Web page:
Trolltunga (English: troll language) is a rock formation located at an altitude of about 1,100 meters (3,600 feet) above sea level in the municipality of Ullenswang in Westland County, Norway. The cliff rises horizontally from the mountain, about 700 meters (2300 feet) above the northern side of Lake Ringedalswatnet .
The popularity of the trip to Trolltuang and the rock formation itself has increased dramatically in recent years. The increased popularity has turned Trolltuang into a national symbol and the main attraction of the region. Until 2010, less than 800 people came to Trolltuang annually. In 2016, more than 80,000 people hiked a 27-kilometer (17 miles) round trip from the village of Skeggedal, making it one of the most popular hikes in Norway.
It is a very difficult hike, at least 10 hours on rough terrain. On the route of the hike there are no shelters and nowhere to buy supplies. However, about halfway there is a plan to build a house, where tourists can relax.
The mound is part of the Pre-Cambrian rocks and was formed during the Ice Age, about 10,000 years ago, when the edges of the glacier reached a cliff. The water from the glacier froze in the clefts of the mountain and eventually broke away from the large angular blocks, which were later carried away by the glacier. Along the gneiss rock itself, there are still deep cracks. The trail to Trolltung also runs through rocks and blurred slippery hills in the background, also containing gneiss.
Trolltunga is 17 km away from the city of Odda. The city of Bergen is about 190 kilometers (120 miles) from the site by main roads.
The beginning of the trail is at a small toilet parking lot in Skeggedal, about 7 km from the Norwegian National Road 13 in Tissidalen, near the dam at the end of Ringedalsvatnet. The cost of parking in the lower parking lot is 500 kroons per day (approx. 62 USD or 52 EUR).
The trip from the parking lot to Trolltunga and back is 27 kilometers (17 miles) back and forth with an elevation of 1100 meters (3600 feet) and takes approximately 10-12 hours, including breaks.
Next to the parking lot on Skjeggedal there is a funicular called Mågelibanen (it does not work). Here, on the left side of the funicular, the trail to Trolltung starts. It is marked with a red letter Ts on the terrain and signs along the trail that mark the distance to Trolltunga and the starting point in Skjeggedal.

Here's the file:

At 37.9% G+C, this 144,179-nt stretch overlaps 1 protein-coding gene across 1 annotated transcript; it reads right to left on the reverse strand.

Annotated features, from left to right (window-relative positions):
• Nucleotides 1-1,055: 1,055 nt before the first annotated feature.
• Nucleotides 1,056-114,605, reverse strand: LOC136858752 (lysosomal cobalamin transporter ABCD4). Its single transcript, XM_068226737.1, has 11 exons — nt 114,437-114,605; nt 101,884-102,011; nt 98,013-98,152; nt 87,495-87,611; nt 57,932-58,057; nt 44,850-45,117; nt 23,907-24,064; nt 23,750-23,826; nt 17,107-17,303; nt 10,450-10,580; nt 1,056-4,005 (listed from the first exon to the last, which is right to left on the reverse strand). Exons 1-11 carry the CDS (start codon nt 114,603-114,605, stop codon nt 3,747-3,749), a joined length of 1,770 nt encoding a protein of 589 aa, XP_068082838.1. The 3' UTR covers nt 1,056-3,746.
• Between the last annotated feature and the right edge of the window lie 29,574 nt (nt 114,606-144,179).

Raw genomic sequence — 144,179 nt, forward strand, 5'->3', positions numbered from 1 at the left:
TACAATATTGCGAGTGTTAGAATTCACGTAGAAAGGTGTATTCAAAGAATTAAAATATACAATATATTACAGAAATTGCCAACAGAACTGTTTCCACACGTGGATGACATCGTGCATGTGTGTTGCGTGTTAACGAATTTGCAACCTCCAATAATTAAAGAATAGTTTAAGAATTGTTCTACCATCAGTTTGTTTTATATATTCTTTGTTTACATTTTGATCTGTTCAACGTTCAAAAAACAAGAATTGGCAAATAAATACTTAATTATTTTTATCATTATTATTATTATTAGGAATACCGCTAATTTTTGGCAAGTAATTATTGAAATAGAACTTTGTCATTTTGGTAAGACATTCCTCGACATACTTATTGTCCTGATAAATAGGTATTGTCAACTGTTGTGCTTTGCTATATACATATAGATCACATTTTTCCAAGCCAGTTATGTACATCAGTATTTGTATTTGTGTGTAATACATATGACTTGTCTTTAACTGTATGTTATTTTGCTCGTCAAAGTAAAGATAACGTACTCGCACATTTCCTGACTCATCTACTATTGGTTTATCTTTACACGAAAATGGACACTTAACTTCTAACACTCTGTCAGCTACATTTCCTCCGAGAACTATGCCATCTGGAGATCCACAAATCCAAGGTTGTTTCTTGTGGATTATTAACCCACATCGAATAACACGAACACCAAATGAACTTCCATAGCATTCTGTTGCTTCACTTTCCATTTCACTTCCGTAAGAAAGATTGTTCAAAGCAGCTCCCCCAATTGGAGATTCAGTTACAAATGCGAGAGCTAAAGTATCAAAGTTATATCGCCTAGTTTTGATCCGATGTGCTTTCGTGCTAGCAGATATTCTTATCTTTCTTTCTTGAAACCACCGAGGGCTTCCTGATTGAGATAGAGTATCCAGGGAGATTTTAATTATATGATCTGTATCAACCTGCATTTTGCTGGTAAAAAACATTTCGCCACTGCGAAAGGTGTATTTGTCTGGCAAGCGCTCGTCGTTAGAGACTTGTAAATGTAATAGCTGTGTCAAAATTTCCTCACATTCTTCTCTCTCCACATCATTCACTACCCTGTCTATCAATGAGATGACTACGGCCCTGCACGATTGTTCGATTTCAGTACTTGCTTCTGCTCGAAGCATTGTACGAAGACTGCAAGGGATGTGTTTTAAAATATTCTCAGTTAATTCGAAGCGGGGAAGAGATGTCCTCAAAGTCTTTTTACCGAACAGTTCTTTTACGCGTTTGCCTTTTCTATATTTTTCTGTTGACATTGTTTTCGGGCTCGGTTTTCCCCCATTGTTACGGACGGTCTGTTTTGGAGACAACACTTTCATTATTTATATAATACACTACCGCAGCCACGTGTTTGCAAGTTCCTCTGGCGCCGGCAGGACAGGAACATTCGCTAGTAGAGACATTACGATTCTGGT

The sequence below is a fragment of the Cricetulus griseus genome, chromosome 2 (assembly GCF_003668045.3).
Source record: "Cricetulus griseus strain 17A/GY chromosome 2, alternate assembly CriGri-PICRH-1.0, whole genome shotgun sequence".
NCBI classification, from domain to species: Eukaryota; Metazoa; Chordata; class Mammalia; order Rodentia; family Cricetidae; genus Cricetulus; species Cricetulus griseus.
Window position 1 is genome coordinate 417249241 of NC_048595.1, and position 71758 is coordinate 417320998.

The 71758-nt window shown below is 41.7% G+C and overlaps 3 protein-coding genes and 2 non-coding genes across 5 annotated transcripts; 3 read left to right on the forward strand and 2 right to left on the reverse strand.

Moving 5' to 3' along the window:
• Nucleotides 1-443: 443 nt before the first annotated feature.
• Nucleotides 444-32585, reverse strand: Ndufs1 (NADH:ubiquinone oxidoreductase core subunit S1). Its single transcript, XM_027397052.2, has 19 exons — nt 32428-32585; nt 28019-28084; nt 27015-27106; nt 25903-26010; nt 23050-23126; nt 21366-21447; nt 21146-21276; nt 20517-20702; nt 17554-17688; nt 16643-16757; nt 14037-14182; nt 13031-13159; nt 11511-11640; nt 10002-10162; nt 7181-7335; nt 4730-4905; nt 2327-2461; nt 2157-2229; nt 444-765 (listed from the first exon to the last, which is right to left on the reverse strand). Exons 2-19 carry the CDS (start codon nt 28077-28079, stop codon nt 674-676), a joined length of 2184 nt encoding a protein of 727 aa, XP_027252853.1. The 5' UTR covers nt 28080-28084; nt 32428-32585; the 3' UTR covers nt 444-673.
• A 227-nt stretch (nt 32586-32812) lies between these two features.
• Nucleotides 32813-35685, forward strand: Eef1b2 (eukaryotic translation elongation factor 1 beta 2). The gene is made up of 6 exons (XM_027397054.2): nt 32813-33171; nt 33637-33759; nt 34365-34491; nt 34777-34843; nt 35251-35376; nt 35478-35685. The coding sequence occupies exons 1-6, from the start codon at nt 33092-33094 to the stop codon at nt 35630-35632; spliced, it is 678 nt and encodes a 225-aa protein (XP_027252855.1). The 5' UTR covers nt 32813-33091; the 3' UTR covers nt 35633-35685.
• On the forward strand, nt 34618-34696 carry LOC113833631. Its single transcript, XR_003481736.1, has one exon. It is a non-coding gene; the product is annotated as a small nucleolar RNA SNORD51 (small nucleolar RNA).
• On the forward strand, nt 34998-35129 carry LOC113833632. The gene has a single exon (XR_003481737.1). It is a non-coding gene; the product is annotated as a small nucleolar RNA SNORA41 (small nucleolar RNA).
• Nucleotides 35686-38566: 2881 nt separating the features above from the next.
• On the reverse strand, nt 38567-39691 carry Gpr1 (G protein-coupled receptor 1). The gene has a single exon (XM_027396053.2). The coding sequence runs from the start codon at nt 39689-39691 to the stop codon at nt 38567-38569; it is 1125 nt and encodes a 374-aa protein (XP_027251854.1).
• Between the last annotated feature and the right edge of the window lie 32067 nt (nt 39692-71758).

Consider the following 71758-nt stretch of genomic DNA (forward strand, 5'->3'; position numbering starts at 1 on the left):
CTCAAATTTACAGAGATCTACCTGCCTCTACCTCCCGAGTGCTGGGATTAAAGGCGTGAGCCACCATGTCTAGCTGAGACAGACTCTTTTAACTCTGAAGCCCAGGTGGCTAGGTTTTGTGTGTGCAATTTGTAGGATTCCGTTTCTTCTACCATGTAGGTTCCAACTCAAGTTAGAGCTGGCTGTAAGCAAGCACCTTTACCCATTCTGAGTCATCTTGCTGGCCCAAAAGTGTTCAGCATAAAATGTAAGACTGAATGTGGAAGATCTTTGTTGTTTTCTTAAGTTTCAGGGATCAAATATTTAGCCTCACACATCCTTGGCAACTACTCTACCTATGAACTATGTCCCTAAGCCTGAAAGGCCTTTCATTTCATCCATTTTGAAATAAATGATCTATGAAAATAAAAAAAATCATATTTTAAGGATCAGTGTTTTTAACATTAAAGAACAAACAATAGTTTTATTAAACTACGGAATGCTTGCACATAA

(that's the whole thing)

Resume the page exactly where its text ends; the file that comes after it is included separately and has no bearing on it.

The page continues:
The first 1.5 kilometers (0.93 miles) of the trail to Moglitoppa rises approximately 450 meters (1480 feet). From here, the trail goes a little outside before it becomes steep again, climbing another 330 meters (1080 feet) from Griteskaret to Trombascoret. This section is the steepest on the hike. But in recent years, this section has been improved by the Nepalese Sherpas, making it easier to pass.
After this 4-kilometer steep ascent from the parking lot, the next section goes down to the Store Floren. The trail continues through Hesteflien and the dried-up river Eendano, then becomes steeper to Eendanuten and crosses the dried-up river in Tissestren. From here the trail passes the glacial potholes, then continues past Tysshøl and finally approaches the Trolltunga, about 13.5 kilometers (8.4 miles) from the starting point in Skjeggedal.
In 2017, a new toll road opened to the public on a steep hillside to Mogelitope. It allows vehicles to reach the Mogelitopp plateau. It does not require a four-wheel drive vehicle. Due to the limited number of parking spaces, the maximum capacity is 30 cars per day. The road opens every day during the season at 6:00 am and closes when the first 30 cars enter the gates. Online booking is possible. The parking lot here costs 600 crowns. The road is also open to tourists, as an alternative to the usual starting point in Skeggedal.
Thousands of tourists visit Trolltung during the four summer months, and their number has increased significantly from 500 to 80,000 per year between 2009 and 2016. No railing was built on the edge of the cliff so as not to damage the natural beauty of the cliff, although several small metal hooks were installed as supports for descending to the rock.
On September 5, 2015, a 24-year-old Australian crashed to death near Trolltunga. It is believed to be the first recorded death from a fall there.
There are widely advertised photos of people hanging from the rock or standing on it. Most often they are manipulated. Elite climber Magnus Midtbo hanged himself on a trolltung in his seat belts, but the version where the rope was erased was distributed in the media.
Approaching and departing from Trolltung is a difficult hike, and it takes 10-12 hours to get there and back. In the following years, up to 40 rescue operations were conducted annually. It is surprising not because of the dangerous rock, but because of the difficult way back to Tissidal. People get lost in the fog, are injured during a hike or have no endurance for such a difficult trip.
Halfway between Trolltunga and Tissidal, it is planned to build a lodge that will provide accommodation for tourists coming from Trolltunga.